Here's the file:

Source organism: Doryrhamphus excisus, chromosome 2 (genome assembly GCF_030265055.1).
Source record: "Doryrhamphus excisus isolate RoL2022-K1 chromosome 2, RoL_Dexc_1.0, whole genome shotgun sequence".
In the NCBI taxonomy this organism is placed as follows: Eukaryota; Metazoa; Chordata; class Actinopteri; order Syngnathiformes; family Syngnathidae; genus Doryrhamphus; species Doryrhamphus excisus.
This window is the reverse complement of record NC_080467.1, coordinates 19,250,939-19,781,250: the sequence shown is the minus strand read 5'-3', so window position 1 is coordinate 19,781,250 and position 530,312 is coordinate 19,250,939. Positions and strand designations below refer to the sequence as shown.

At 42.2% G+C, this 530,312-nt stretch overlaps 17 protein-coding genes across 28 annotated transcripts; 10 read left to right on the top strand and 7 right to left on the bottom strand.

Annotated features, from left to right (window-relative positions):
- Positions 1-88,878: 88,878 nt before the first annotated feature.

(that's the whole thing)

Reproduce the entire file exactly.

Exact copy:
Source organism: Doryrhamphus excisus, chromosome 2 (genome assembly GCF_030265055.1).
Source record: "Doryrhamphus excisus isolate RoL2022-K1 chromosome 2, RoL_Dexc_1.0, whole genome shotgun sequence".
In the NCBI taxonomy this organism is placed as follows: Eukaryota; Metazoa; Chordata; class Actinopteri; order Syngnathiformes; family Syngnathidae; genus Doryrhamphus; species Doryrhamphus excisus.
This window is the reverse complement of record NC_080467.1, coordinates 19,250,939-19,781,250: the sequence shown is the minus strand read 5'-3', so window position 1 is coordinate 19,781,250 and position 530,312 is coordinate 19,250,939. Positions and strand designations below refer to the sequence as shown.

At 42.2% G+C, this 530,312-nt stretch overlaps 17 protein-coding genes across 28 annotated transcripts; 10 read left to right on the top strand and 7 right to left on the bottom strand.

Annotated features, from left to right (window-relative positions):
- Positions 1-88,878: 88,878 nt before the first annotated feature.